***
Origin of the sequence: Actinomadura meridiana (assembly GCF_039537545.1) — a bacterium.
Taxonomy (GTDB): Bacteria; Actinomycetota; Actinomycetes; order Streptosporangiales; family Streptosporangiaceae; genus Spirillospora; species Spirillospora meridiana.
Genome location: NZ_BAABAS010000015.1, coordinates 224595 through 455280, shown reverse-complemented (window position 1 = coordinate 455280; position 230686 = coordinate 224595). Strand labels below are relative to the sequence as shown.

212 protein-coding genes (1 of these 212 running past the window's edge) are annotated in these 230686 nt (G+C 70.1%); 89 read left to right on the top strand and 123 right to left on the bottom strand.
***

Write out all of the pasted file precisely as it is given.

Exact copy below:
Origin of the sequence: Actinomadura meridiana (assembly GCF_039537545.1) — a bacterium.
Taxonomy (GTDB): Bacteria; Actinomycetota; Actinomycetes; order Streptosporangiales; family Streptosporangiaceae; genus Spirillospora; species Spirillospora meridiana.
Genome location: NZ_BAABAS010000015.1, coordinates 224595 through 455280, shown reverse-complemented (window position 1 = coordinate 455280; position 230686 = coordinate 224595). Strand labels below are relative to the sequence as shown.

212 protein-coding genes (1 of these 212 running past the window's edge) are annotated in these 230686 nt (G+C 70.1%); 89 read left to right on the top strand and 123 right to left on the bottom strand.